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I am planning to teach a class on normal and lognormal distribution and I wanted to:

  1. Generate a standard normally distributed random vector (mu=0, sigma=1),
  2. transform the vector to a non-standard vector (mu=250000, sigma=0.1*mu), and
  3. transform the same vector to a vector that follows a lognormal distribution.

However, I think I am missing something, the values of mean and standard deviation are very different. Here is my super-simple code in MATLAB:

% Number of variables
N = 100000;

% Step 1 - Generate random standard normal distributed E
E = randn(N,1);

% Step 2 - Transform to non-standard values
mu_E = 250000;
sigma_E = mu_E * 0.1;
E_non_standard = mu_E + E * sigma_E;

% Step 3 - Transform to lognormal
E_log_non_standard = mu_E + sigma_E * exp(E);

% Step 4 - Compare
figure
hist([E_non_standard E_log_non_standard],100)
legend('E - normal','E - lognormal')

I know I could generate lognormal values directly, but I want to prove the transformation in class.

Update number 2

% Number of variables
N = 100000;

% Step 1 - Generate random standard normal distributed E
E = randn(N,1);

% Step 2 - Transform to non-standard values
mu_E = 250000;
sigma_E = mu_E * 0.1;
E_non_standard = mu_E + E * sigma_E;

% Step 3 - Transform to lognormal

%mu and sigma transform to normal mu and sigma
sigma_logE = (log((sigma_E/mu_E)^2+1))^0.5;
mu_logE = log(mu_E)-0.5*(sigma_logE)^2;

E_log_non_standard = exp (mu_logE + sigma_logE * E);

% Step 4 - Compare
figure
hist([E_non_standard E_log_non_standard],100)
legend('E - normal','E - lognormal')
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  • 2
    $\begingroup$ What makes you think the mean and standard deviation should be the same here? $\endgroup$
    – Dason
    Aug 31 '16 at 18:49
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    $\begingroup$ Your result isn't "wrong" per se--it's just not what you claimed it to be. You are computing $\mu + \sigma\exp(X)$ for a standard normal variable $X$: that has a special kind of three-parameter lognormal distribution. To create a lognormal variable you need to compute $\exp(\mu+\sigma X)$ or, equivalently, $\exp(\mu)\exp(\sigma X)$. With your choice of $\mu$, the values will be enormous. Experiment first with values of $\mu$ in the range $[-5,5]$ and $\sigma$ in the range $[0,1]$ so you can understand better what's happening. $\endgroup$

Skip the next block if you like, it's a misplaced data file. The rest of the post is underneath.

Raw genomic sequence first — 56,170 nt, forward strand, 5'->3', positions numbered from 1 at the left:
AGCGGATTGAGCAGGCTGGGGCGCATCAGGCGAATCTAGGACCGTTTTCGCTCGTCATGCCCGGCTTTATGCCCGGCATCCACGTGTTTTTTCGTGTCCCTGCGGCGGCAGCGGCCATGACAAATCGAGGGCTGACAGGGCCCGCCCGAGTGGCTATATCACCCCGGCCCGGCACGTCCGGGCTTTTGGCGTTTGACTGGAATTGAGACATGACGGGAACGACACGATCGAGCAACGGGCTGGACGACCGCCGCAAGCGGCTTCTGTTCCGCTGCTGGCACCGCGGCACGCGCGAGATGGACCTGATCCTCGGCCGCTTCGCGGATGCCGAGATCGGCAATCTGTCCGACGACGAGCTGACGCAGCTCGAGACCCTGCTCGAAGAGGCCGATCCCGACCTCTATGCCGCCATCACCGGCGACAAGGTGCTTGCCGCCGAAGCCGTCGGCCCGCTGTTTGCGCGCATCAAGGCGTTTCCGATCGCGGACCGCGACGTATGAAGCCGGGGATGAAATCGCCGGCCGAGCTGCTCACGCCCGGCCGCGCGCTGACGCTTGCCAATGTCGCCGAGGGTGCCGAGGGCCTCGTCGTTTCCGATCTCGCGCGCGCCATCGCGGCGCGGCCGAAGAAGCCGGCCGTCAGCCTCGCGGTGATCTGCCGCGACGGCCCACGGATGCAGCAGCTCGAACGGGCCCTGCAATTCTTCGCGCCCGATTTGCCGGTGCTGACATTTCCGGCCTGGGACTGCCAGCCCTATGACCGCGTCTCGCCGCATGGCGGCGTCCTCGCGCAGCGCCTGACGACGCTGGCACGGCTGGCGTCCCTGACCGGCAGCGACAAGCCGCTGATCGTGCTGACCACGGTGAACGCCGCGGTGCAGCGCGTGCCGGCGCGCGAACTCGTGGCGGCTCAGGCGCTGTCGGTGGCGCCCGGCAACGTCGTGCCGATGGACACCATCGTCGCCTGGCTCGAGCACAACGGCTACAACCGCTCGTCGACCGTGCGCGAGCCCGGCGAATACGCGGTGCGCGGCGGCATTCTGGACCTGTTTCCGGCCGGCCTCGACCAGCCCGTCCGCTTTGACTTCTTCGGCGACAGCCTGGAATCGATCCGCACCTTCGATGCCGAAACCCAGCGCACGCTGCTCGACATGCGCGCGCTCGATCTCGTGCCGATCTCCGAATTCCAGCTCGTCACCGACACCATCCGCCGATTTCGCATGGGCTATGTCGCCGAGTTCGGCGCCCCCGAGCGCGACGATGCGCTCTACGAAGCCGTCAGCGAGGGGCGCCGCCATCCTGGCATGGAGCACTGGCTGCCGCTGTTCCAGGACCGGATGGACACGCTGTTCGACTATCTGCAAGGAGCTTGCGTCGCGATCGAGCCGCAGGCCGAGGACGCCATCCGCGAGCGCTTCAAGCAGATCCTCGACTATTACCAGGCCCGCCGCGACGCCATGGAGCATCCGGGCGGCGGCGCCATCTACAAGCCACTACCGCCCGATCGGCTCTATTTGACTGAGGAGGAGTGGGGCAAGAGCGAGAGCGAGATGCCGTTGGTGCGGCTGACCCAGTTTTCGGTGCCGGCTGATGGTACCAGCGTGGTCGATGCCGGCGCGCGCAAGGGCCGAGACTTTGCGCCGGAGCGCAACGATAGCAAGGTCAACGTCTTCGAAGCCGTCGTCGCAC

– whuber
    Aug 31 '16 at 20:36
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    $\begingroup$ What I suggested is equivalent to what @whuber wrote in his comment immediately above, but my formulation makes use of $\mu + \sigma X$ having already been computed and stored as E_non_standard . whuber has added a lot of useful color commentary, though, $\endgroup$ Aug 31 '16 at 20:49
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    $\begingroup$ I presume you're confusing $\mu$ and $\sigma$ with the mean and standard deviation of the lognormal. They're not. Indeed, as you've already been told in Eric's answer the mean of the lognormal is $e^{\mu+\frac12\sigma^2}$; I'll add that correspondingly the standard deviation is $e^{\mu+\frac12\sigma^2}\,\sqrt{e^{\sigma^2}-1}\,$. $\endgroup$
    – Glen_b
    Sep 1 '16 at 10:56
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    $\begingroup$ You might benefit from reading the Wikipedia page about the distribution to pick up some basic facts. $\endgroup$
    – Glen_b
    Sep 1 '16 at 10:59
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It appears that you are trying to compare a shifted log-normal R.V. with a normal R.V. by histograms and sample mean and sample variance.

If $X\sim LN(\mu, \sigma^2)$, $E(X) = e^{\mu + \sigma^2/2}$. We can see then, that if $Y \sim N(0,1)$, $E(\mu + \sigma e^Y) = \mu + \sigma e^{\frac{1}{2}}$. So if the means are to match, you'll need to modify the other tranformation accordingly.

I'm guessing that what you are after are equivalent ways of transforming random variables on different scales.

Try instead (R code):

n <- 100
mu <- 2
sigma <- 3
x <- rnorm(n, 0, 1)
x_trans1 <- exp(mu + x*sigma)
x_trans2 <- exp(mu) * exp(x)^sigma

#compare
par(mfrow=c(1, 2))
hist(x_trans1, x_trans2)
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  • $\begingroup$ Dear Eric, thanks for helping me out. You totally understood my questions. I have implemented in my code the function "exp(mu + xsigma)" and "exp(mu + xsigma)" when I use it for my values (mu <- 250000 and sigma <- 25000), the results are very of. Would the function not be: mu + sigma*exp(x)? $\endgroup$
    – Luiz
    Aug 31 '16 at 20:13
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    $\begingroup$ I'm not sure what you intend to show by that transformation. What distribution do you have in mind? Is it possible that you are confused about the relationship between normal and lognormal? Note that, if X is normal, log(X) is NOT lognormal (or even well-defined). $\endgroup$
    – HStamper
    Aug 31 '16 at 20:21
  • $\begingroup$ and Glen: I think I can see what was doing wrong, sorry for asking such stupid questions. In order to close this discussion, do you agree that if I want to to compare a shifted log-normal R.V. with a normal R.V. by histograms and sample mean and sample variance I should do the following: $\endgroup$
    – Luiz
    Sep 1 '16 at 17:34
  • $\begingroup$ I posted the new code as Update number 2 above. $\endgroup$
    – Luiz
    Sep 1 '16 at 17:54

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